Below you’ll find the allocations and return statistics for the various portfolios over the period December 31, 1971 to April 30, 2022. The simulation assumes an initial investment of $100,000 and monthly rebalancing. If you aren’t sure about what the different risk metrics mean, check out my video about how investment risk is measured.

Risk Aware Portfolio Statistics - (12-31-1971 to 12-31-2017)
The results are hypothetical results and are NOT an indicator of future results and do NOT represent returns that any investor actually attained. Indexes are unmanaged, do not reflect management or trading fees, and one cannot invest directly in an index. The hypothetical Risk Aware Portfolio returns are presented net of an annual 0.89% fee. See disclosures at the bottom of this article for more information. Additional information can be provided upon request.

A single tactical asset allocation strategy will perform well in most, but not all environments. Just like any strategy, buy and hold or tactical, there are times when this type of strategy does well and other times when it does not. Certain years this strategy will greatly outperform a buy and hold strategy and other years it will lag behind. If this strategy worked all of the time without any drawbacks, it’s likely much of the strategy’s returns would be arbitraged away.

To help cushion the effects of the ebbs and flows of relative performance, we can utilize multiple tactical strategies.

Multiple strategies can each be governed by different rules and asset classes. Those different sets of rules and asset classes will perform differently in the various stages of a market cycle. When one strategy underperforms, another strategy can outperform. This is the same idea as diversifying across asset classes so that not all of your eggs are in one basket.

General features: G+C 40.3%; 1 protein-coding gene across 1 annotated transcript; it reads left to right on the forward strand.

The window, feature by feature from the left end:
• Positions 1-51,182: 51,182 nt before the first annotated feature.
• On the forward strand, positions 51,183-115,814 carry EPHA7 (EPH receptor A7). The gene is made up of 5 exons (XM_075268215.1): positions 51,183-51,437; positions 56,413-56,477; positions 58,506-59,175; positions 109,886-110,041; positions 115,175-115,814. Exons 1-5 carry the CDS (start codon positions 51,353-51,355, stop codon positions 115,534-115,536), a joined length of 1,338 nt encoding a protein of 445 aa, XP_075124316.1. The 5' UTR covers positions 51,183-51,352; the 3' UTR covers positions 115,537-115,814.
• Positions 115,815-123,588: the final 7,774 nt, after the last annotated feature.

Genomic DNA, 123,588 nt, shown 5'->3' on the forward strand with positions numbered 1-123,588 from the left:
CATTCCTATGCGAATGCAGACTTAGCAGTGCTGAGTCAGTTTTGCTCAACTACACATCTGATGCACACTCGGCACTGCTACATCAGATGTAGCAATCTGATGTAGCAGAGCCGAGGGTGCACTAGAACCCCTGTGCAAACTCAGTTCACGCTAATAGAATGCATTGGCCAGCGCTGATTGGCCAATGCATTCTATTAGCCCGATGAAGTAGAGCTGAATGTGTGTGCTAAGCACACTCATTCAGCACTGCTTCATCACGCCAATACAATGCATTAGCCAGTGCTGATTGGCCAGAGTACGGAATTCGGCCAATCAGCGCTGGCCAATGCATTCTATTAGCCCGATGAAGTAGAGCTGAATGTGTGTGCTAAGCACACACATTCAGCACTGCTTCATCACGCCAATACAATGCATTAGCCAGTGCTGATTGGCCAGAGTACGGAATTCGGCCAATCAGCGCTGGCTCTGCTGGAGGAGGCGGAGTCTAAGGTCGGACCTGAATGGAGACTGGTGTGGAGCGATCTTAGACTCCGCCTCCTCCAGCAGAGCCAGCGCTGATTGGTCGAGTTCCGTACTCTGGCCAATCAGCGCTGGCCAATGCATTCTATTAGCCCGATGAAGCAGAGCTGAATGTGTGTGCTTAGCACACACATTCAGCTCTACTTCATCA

By building a portfolio of strategies that work together, we can better ride out the market cycle and design more consistent portfolios. Even better, by dynamically allocating across those strategies to target those with the least risk, we can improve upon the diversification effects of utilizing multiple tactical asset allocation strategies.

You can learn more about multi-strategy portfolios by subscribing to the Realize Your Retirement newsletter below. You’ll receive a video series that goes into the research behind why tactical asset allocation strategies work and how multi-strategy portfolios can be utilized to provide more consistent returns in your portfolio.

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The results of the Risk Aware Portfolio are based on quantitative backtests. Hypothetical performance results (e.g. , quantitative backtests) have many inherent limitations, some of which, but not all are described herein. No representation has been made that any fund or account will or is likely to achieve profits or losses similar to those herein. In fact, there are frequently sharp differences between hypothetical performance results and the actual results subsequently realized by any particular trading program. One of the limitations of hypothetical performance results is that they are generally prepared with the benefit of hindsight. In addition, hypothetical trading does not involve financial risk, and no hypothetical trading record can completely account for the impact of financial risk in actual trading. For example, the ability to withstand losses or adhere to a particular trading program in spite of trading losses are material points which can adversely affect actual trading results. The hypothetical performance results contained herein represent the application of the quantitative models as currently in effect on the date first written above and there can be no assurance that the models will remain the same in the future or that an application of the current models in the future will produce similar results because the relevant market and economic conditions that prevailed during the hypothetical performance period will not necessarily recur. There are numerous other factors related to the markets in general or to the implementation of any specific trading program which cannot be fully account for in preparation of hypothetical performance results, all of which can adversely affect actual trading results.